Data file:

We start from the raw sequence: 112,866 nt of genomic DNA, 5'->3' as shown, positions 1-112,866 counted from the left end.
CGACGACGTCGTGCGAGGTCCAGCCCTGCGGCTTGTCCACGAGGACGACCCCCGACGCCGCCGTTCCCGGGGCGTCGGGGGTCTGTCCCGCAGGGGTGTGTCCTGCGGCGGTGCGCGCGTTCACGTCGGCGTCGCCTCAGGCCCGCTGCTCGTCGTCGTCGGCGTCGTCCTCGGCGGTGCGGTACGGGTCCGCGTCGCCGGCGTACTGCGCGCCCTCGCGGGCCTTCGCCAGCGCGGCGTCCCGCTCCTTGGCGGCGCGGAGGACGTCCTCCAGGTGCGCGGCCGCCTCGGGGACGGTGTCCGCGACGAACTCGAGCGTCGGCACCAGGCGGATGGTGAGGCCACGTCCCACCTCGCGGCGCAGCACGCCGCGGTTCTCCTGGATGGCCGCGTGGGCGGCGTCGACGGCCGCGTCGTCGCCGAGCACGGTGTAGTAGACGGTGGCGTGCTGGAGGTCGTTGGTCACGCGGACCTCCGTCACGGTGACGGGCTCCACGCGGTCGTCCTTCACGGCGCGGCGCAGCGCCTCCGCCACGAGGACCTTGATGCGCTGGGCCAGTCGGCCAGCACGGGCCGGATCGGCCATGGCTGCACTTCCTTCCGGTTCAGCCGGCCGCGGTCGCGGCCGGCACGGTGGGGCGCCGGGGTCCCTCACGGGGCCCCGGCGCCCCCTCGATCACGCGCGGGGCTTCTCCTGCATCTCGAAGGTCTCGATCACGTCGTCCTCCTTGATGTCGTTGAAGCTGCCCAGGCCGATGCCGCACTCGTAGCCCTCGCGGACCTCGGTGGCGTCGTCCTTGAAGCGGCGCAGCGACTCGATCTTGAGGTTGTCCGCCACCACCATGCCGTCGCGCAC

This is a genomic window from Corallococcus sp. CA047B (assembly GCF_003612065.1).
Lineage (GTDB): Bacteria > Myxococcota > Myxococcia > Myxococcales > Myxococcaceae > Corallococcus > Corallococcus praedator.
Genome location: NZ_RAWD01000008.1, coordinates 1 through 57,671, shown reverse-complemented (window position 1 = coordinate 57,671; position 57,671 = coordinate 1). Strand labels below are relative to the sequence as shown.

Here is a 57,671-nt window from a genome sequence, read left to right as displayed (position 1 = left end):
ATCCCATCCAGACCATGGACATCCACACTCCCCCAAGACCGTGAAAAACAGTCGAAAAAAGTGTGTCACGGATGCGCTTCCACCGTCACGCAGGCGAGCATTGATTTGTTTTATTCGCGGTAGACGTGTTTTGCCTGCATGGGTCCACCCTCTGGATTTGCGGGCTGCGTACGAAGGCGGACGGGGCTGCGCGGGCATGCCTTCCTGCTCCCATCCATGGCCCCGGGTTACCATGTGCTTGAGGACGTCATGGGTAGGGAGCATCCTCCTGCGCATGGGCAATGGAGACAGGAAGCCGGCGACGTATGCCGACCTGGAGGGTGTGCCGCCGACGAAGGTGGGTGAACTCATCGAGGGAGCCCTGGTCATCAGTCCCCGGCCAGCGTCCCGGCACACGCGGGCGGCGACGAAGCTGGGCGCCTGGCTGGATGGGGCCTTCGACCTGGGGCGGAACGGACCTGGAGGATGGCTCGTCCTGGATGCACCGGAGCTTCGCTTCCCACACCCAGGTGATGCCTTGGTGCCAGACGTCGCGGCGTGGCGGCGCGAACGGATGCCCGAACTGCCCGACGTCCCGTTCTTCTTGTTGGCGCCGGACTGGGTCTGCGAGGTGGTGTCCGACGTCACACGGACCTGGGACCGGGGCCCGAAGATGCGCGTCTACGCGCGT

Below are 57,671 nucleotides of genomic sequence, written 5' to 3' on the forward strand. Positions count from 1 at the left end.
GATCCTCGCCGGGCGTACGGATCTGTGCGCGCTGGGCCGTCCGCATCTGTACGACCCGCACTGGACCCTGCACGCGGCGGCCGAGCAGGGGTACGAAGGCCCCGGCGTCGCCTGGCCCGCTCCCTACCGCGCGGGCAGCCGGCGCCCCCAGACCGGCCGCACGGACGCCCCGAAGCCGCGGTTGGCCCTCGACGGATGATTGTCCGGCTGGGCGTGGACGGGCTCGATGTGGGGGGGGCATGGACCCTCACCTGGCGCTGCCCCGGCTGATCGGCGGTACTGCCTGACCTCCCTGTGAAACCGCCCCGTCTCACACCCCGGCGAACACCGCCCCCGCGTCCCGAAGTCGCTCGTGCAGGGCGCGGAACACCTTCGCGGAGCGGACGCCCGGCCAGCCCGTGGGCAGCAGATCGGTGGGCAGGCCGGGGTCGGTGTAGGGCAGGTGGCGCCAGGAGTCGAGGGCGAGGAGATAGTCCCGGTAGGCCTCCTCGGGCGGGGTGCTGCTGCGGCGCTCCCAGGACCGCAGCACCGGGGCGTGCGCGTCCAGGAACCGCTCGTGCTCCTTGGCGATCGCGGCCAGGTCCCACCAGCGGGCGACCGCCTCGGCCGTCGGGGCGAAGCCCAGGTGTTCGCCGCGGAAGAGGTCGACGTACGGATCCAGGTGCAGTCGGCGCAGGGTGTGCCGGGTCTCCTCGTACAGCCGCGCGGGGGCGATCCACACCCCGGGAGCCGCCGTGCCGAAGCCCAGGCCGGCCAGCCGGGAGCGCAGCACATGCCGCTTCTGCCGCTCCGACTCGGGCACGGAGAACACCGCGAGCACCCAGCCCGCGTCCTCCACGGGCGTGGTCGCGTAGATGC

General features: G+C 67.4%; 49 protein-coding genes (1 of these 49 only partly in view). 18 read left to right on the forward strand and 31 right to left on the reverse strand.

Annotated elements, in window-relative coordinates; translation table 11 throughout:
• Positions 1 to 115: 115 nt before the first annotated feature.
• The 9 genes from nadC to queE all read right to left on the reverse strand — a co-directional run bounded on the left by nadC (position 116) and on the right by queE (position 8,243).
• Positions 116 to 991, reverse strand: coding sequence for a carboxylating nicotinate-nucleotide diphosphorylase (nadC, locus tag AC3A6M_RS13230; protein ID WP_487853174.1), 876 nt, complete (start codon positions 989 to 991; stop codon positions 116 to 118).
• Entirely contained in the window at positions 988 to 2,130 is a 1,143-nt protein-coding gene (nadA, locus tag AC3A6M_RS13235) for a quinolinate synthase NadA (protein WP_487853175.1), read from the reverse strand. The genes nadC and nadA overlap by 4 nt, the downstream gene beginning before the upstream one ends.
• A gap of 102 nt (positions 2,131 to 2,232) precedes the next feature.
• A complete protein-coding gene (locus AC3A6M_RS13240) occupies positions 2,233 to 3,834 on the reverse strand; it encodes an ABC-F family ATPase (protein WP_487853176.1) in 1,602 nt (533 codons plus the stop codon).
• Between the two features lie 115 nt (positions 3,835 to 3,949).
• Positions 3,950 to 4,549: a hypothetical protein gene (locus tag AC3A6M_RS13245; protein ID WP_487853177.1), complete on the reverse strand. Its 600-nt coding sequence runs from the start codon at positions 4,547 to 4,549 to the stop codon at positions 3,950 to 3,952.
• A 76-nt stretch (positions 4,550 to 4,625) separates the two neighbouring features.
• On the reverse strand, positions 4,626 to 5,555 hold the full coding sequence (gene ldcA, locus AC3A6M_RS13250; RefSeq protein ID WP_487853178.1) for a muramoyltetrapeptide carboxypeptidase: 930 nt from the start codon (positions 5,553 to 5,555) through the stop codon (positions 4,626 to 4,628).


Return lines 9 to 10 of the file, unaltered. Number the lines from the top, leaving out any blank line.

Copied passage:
GATCCTCGCCGGGCGTACGGATCTGTGCGCGCTGGGCCGTCCGCATCTGTACGACCCGCACTGGACCCTGCACGCGGCGGCCGAGCAGGGGTACGAAGGCCCCGGCGTCGCCTGGCCCGCTCCCTACCGCGCGGGCAGCCGGCGCCCCCAGACCGGCCGCACGGACGCCCCGAAGCCGCGGTTGGCCCTCGACGGATGATTGTCCGGCTGGGCGTGGACGGGCTCGATGTGGGGGGGGCATGGACCCTCACCTGGCGCTGCCCCGGCTGATCGGCGGTACTGCCTGACCTCCCTGTGAAACCGCCCCGTCTCACACCCCGGCGAACACCGCCCCCGCGTCCCGAAGTCGCTCGTGCAGGGCGCGGAACACCTTCGCGGAGCGGACGCCCGGCCAGCCCGTGGGCAGCAGATCGGTGGGCAGGCCGGGGTCGGTGTAGGGCAGGTGGCGCCAGGAGTCGAGGGCGAGGAGATAGTCCCGGTAGGCCTCCTCGGGCGGGGTGCTGCTGCGGCGCTCCCAGGACCGCAGCACCGGGGCGTGCGCGTCCAGGAACCGCTCGTGCTCCTTGGCGATCGCGGCCAGGTCCCACCAGCGGGCGACCGCCTCGGCCGTCGGGGCGAAGCCCAGGTGTTCGCCGCGGAAGAGGTCGACGTACGGATCCAGGTGCAGTCGGCGCAGGGTGTGCCGGGTCTCCTCGTACAGCCGCGCGGGGGCGATCCACACCCCGGGAGCCGCCGTGCCGAAGCCCAGGCCGGCCAGCCGGGAGCGCAGCACATGCCGCTTCTGCCGCTCCGACTCGGGCACGGAGAACACCGCGAGCACCCAGCCCGCGTCCTCCACGGGCGTGGTCGCGTAGATGC

General features: G+C 67.4%; 49 protein-coding genes (1 of these 49 only partly in view). 18 read left to right on the forward strand and 31 right to left on the reverse strand.